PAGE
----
Why Circle Time is Important in a Montessori Classroom
A classroom in Montessori is a busy place in the morning. Children participate in self-directed and teacher-leading courses. You work, you are active, you are active and you have time. It’s Circle Time before you know! Circle Time cannot be underestimated in Montessori. Circle time is an important element for dynamics in the classroom and builds a sense that classmates have in common.
What exactly is Circle Time?
At the end of the working period in the morning and in the afternoon again Circle Time takes place. It is a time when all the children come into the group of the teacher. Typically it lasts from 15-30 minutes and consists of routines, traditions, music, moves, talking, learning and having fun.
The teacher invites the lecturer with a soft chime or bell at the end of the morning to the circle-time space, and says it finishes. The children clean up their work and get to the area. This is one of many transitions that occur throughout the day, and the classroom is now ready for lunch.
Developing a Community Spirit
Circle Time is an opportunity for the class to get together and participate in a range of activities as a little community. It’s an opportunity for children to share, either through a show-and-tell style or just via conversation as they wait for their peers to clean up and join the circle. Also, it’s time to show off photos of a new baby sister or brother, chat about what occurred over the weekend, and raise their hand to inform everyone about what’s going on at home or during the day.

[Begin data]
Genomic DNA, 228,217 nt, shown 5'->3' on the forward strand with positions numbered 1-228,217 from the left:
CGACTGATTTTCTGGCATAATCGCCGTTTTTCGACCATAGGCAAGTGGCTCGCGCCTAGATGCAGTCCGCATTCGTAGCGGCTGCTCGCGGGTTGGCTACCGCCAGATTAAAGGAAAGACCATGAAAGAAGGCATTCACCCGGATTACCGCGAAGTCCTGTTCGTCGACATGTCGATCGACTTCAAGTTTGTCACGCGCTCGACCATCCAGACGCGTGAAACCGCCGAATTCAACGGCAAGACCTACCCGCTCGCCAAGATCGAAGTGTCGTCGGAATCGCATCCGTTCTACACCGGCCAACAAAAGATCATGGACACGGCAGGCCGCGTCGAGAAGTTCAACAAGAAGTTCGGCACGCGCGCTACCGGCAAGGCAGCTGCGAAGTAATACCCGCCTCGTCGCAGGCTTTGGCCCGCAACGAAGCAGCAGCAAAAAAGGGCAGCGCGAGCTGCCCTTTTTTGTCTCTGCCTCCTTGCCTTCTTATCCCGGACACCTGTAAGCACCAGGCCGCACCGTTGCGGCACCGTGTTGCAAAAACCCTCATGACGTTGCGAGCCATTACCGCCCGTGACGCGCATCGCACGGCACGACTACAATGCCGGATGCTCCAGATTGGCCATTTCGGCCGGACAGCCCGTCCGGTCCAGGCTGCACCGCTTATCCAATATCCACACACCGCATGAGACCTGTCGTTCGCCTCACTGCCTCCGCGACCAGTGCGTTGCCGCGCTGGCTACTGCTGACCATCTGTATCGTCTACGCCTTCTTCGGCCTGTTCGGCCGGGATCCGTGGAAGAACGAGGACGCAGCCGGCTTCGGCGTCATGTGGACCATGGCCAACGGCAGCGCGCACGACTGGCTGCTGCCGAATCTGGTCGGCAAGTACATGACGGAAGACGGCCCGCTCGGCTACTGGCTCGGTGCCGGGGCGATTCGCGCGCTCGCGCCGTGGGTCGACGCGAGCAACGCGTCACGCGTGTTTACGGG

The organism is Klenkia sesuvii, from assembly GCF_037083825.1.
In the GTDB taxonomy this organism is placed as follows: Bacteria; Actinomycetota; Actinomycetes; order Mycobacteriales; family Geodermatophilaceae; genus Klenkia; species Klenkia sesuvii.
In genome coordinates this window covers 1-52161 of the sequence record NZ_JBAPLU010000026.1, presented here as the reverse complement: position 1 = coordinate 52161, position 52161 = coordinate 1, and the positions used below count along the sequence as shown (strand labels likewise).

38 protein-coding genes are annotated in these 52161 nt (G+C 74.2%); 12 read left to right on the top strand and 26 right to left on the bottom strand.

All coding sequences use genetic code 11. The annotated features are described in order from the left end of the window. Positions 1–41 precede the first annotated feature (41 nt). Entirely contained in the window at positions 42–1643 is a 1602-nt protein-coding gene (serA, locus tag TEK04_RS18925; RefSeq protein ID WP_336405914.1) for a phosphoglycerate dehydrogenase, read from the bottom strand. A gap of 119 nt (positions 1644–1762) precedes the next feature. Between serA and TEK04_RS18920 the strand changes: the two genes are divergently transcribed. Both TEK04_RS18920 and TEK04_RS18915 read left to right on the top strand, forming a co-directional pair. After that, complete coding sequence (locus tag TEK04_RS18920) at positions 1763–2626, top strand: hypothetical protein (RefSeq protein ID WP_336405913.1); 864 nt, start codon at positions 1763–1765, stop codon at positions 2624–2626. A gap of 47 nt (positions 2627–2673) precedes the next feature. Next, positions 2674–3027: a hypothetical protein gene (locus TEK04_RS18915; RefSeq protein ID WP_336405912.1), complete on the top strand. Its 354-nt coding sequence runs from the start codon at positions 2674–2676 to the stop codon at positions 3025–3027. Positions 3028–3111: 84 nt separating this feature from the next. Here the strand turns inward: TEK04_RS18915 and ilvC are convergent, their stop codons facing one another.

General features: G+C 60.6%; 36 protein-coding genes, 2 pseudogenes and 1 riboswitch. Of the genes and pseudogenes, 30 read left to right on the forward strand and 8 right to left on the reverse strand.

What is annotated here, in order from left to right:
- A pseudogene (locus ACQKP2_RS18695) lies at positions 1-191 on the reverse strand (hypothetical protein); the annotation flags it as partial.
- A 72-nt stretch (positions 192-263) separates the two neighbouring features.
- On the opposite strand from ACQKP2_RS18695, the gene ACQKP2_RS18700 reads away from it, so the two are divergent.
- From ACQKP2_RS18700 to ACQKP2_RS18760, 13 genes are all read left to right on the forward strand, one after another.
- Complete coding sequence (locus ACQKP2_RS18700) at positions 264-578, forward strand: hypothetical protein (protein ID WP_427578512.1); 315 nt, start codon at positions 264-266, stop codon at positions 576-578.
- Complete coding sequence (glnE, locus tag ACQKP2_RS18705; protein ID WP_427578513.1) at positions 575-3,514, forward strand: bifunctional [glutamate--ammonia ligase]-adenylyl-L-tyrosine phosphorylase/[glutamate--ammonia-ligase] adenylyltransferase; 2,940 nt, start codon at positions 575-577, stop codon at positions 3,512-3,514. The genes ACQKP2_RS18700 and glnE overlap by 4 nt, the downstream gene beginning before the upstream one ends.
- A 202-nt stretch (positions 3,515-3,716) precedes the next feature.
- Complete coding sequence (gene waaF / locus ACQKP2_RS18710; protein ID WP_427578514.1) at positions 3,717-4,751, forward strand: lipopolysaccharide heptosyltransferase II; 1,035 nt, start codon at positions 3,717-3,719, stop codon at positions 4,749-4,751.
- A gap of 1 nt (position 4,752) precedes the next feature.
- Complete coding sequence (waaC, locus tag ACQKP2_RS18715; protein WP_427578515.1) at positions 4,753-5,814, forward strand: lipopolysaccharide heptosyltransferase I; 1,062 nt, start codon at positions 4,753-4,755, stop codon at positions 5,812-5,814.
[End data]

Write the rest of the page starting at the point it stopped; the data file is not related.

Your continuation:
Circle Time is a time for celebrating birthday celebrations and other events: a lost tooth, a bike without training wheels, or a big first, like a plane ride or a move to a new house. Sharing in each other’s lives brings the class closer together and is more connected. Circle Time is a time for togetherness and connection, even in the midst of a pandemic, with social distancing guidelines and mask-wearing policies in place.
Group Lessons Learning
Most Montessori lessons, such as math and language arts, are designed for a single child, but some lessons lend themselves to a larger group setting. The whole class can be present at cycle time with many science, geography, and art lessons. The Children’s House offers these lessons to every child irrespective of their age, so it is important that all children receive lessons prior to the addition of new materials to the shelves.
Lessons in geography and science lend themselves well to discussion and Circle Time. This is an excellent time to start this conversation. A teacher may present a new lesson or introduce a new topic, but much of the learning takes place in the follow-up conversation that takes place over the next few days or even weeks.
Every Child’s Role
Circle Time is when children can learn from one another and collaborate. The morning follows the completion of work and the preparation for lunch. There are tasks that needs to be complete, work to be clean up, and a classroom to be reorganize. Children assist in watering plants, organizing shelves, and sweeping the floor. Everyone collaborates to ensure that the classroom is ready for the next phase of the day.
Routines and Customs
A consistent, predictable routine is critical for young children. A child who cannot yet tell time or read a calendar and has little input into their daily schedule can use routines to navigate their day and know what is coming up. Routines provide children with a sense of security.